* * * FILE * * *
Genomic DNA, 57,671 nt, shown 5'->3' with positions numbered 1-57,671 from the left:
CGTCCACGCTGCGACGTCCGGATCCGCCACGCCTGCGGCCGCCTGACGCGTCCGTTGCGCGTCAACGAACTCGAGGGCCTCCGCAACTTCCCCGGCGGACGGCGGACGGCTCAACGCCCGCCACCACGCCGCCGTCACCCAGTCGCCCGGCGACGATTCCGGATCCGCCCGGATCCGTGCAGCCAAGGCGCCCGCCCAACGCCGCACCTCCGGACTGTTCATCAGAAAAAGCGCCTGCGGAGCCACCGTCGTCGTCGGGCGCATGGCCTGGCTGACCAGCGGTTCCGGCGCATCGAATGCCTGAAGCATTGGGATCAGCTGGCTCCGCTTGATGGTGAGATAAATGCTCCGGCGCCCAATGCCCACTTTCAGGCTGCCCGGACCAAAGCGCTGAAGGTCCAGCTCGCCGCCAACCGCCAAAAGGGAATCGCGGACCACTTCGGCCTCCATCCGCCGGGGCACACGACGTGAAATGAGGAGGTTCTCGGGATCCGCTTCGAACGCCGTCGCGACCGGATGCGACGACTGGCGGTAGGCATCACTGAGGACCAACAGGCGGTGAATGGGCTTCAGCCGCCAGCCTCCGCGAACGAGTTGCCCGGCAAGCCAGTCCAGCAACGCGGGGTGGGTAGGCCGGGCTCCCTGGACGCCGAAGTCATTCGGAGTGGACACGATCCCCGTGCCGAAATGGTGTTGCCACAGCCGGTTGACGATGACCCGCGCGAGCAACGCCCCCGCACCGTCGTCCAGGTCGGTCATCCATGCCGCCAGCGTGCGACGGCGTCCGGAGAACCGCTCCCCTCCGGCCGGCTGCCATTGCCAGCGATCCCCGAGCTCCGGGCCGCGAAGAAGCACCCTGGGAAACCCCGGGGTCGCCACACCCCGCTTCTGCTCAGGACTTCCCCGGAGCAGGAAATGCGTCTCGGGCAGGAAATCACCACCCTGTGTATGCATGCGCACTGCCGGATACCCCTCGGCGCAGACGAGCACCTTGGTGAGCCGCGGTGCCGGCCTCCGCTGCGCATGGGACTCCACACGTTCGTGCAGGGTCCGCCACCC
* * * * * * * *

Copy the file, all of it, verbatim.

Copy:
Genomic DNA, 57,671 nt, shown 5'->3' with positions numbered 1-57,671 from the left:
CGTCCACGCTGCGACGTCCGGATCCGCCACGCCTGCGGCCGCCTGACGCGTCCGTTGCGCGTCAACGAACTCGAGGGCCTCCGCAACTTCCCCGGCGGACGGCGGACGGCTCAACGCCCGCCACCACGCCGCCGTCACCCAGTCGCCCGGCGACGATTCCGGATCCGCCCGGATCCGTGCAGCCAAGGCGCCCGCCCAACGCCGCACCTCCGGACTGTTCATCAGAAAAAGCGCCTGCGGAGCCACCGTCGTCGTCGGGCGCATGGCCTGGCTGACCAGCGGTTCCGGCGCATCGAATGCCTGAAGCATTGGGATCAGCTGGCTCCGCTTGATGGTGAGATAAATGCTCCGGCGCCCAATGCCCACTTTCAGGCTGCCCGGACCAAAGCGCTGAAGGTCCAGCTCGCCGCCAACCGCCAAAAGGGAATCGCGGACCACTTCGGCCTCCATCCGCCGGGGCACACGACGTGAAATGAGGAGGTTCTCGGGATCCGCTTCGAACGCCGTCGCGACCGGATGCGACGACTGGCGGTAGGCATCACTGAGGACCAACAGGCGGTGAATGGGCTTCAGCCGCCAGCCTCCGCGAACGAGTTGCCCGGCAAGCCAGTCCAGCAACGCGGGGTGGGTAGGCCGGGCTCCCTGGACGCCGAAGTCATTCGGAGTGGACACGATCCCCGTGCCGAAATGGTGTTGCCACAGCCGGTTGACGATGACCCGCGCGAGCAACGCCCCCGCACCGTCGTCCAGGTCGGTCATCCATGCCGCCAGCGTGCGACGGCGTCCGGAGAACCGCTCCCCTCCGGCCGGCTGCCATTGCCAGCGATCCCCGAGCTCCGGGCCGCGAAGAAGCACCCTGGGAAACCCCGGGGTCGCCACACCCCGCTTCTGCTCAGGACTTCCCCGGAGCAGGAAATGCGTCTCGGGCAGGAAATCACCACCCTGTGTATGCATGCGCACTGCCGGATACCCCTCGGCGCAGACGAGCACCTTGGTGAGCCGCGGTGCCGGCCTCCGCTGCGCATGGGACTCCACACGTTCGTGCAGGGTCCGCCACCC